Although it has long been expected that the code-named Broadwell family of microprocessors from Intel Corp. would feature an improved graphics processing unit, it looks like the upgrade may be more significant than previously thought. Apparently, the new graphics and multimedia engine would not only feature higher performance, but also improved functionality.
All graphics cores integrated into advanced versions of Intel chips based on the Broadwell micro-architecture will receive 20 per cent boost in the number of execution units (stream processors), reports CPU World web-site. As a result, central processing units with GT2 graphics will have 24 execution units, whereas chips with GT3 graphics will get 48 execution units. The increase of the number of stream processors will give a noticeable boost to CPUs’ performance in gaming applications.
In addition, the Broadwell’s graphics architecture will be refined with increased size of various GPU caches, better hierarchical-Z and tessellation performance, increased pixel fill rate and so on.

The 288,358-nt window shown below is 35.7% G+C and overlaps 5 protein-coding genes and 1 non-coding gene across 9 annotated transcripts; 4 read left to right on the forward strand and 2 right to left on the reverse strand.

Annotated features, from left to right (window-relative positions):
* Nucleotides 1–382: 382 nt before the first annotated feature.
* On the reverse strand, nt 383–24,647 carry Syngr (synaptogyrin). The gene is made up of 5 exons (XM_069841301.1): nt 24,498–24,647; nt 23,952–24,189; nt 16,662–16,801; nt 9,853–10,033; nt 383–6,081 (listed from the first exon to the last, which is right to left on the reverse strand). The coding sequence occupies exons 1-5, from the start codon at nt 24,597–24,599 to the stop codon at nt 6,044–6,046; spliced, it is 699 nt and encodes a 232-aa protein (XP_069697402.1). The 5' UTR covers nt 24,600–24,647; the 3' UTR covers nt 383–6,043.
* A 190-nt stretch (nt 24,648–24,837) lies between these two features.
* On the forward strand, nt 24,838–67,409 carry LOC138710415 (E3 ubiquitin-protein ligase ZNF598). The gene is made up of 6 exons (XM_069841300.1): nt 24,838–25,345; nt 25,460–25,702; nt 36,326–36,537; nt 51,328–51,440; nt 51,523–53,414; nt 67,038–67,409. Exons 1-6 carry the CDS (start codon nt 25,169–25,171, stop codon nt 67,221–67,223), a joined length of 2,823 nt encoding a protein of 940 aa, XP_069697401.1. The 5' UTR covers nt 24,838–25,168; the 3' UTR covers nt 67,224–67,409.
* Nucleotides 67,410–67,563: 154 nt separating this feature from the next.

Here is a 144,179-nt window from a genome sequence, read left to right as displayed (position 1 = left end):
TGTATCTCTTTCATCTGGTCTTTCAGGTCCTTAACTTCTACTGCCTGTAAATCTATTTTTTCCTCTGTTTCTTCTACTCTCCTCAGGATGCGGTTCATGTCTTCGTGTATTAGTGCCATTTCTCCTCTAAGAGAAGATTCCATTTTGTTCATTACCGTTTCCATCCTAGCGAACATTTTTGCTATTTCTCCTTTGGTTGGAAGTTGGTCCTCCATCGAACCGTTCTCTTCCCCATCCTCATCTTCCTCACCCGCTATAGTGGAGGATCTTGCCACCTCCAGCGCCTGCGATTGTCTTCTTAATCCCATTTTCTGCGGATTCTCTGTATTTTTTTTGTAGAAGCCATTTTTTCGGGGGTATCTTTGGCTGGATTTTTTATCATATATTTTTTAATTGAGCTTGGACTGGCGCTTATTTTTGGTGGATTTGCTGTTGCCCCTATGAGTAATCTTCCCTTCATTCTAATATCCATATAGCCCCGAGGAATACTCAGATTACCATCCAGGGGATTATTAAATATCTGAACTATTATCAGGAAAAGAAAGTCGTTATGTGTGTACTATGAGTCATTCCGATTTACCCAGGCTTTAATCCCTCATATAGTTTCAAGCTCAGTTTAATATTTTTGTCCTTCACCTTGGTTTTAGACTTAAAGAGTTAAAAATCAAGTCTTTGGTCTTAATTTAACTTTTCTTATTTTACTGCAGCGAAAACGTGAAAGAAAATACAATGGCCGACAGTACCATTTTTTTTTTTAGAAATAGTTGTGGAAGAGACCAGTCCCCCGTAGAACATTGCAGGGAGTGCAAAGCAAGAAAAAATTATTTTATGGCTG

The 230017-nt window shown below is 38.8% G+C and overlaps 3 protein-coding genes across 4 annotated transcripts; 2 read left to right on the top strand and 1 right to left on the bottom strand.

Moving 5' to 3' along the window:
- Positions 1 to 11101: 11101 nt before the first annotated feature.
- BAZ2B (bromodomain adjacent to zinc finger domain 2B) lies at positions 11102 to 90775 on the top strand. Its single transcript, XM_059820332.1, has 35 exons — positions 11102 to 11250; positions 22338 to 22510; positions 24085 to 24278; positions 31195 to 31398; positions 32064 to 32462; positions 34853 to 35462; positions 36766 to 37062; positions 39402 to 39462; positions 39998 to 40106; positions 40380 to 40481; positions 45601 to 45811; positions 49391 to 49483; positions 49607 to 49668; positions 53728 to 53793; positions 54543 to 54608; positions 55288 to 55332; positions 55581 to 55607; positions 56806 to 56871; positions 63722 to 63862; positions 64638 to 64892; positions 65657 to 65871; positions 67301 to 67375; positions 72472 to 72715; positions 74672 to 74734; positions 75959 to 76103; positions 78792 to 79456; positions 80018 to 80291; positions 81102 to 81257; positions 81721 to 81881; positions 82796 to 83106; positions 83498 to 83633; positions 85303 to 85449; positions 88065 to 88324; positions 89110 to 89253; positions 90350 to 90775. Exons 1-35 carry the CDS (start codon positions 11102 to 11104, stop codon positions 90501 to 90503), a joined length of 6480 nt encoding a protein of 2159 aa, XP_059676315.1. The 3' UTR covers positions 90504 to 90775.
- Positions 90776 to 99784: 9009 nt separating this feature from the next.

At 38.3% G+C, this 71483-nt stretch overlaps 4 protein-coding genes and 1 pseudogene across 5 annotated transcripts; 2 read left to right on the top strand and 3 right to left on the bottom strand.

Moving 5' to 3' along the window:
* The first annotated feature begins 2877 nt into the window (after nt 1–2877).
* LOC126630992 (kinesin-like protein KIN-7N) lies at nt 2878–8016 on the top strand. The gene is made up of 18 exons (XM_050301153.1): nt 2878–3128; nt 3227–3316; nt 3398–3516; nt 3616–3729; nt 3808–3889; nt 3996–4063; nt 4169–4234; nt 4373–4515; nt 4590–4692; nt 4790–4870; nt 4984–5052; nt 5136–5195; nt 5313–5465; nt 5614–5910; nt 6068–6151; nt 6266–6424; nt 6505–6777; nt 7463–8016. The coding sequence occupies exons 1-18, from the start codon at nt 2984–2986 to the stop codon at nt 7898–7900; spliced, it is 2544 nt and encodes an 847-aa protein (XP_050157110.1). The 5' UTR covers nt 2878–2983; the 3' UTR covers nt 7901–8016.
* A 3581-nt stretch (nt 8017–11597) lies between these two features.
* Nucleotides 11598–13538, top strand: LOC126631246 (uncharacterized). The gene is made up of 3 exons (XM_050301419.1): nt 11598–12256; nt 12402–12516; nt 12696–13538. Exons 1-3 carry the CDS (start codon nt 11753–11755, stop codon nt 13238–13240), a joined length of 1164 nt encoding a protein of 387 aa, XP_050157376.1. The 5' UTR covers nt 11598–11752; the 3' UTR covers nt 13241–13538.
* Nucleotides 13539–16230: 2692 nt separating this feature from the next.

To make the Broadwell even more competitive for modern workloads, its multimedia engines will be enhanced with a new video decoder/encoder hardware that will support VP8 codec, implement support for arbitrary video resolution and cropping as well as will probably further improve quality of video playback.
In order to support new-generation displays as well as televisions, the new graphics cores in all Intel Core-series “Broadwell” processors will support at least 3840*2160 resolution with 60Hz refresh rate. Select models will also support higher resolutions, e.g., 4096*2304 at 60Hz.
Just like Intel Core “Haswell” processors, the new chips will support DirectX 11.1 and OpenCL 1.2 application programming interfaces. High-end models with increased performance will also feature OpenCL 2.0 and OpenGL 4.2 support.
Intel did not comment on the news-story.
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KitGuru Says: With Broadwell Intel will continue to boost performance of its integrated graphics processing units step-by-step. 20 per cent generation-to-generation performance improvement from generation to generation is hardly a significant increase, but remember that by the end of 2015 the chip giant is projected to further increase performance of its GPUs inside the code-named Skylake processors. The only question is will Intel’s processors will ever be powerful enough to really render the latest video games with decent performance and quality like discrete graphics cards do?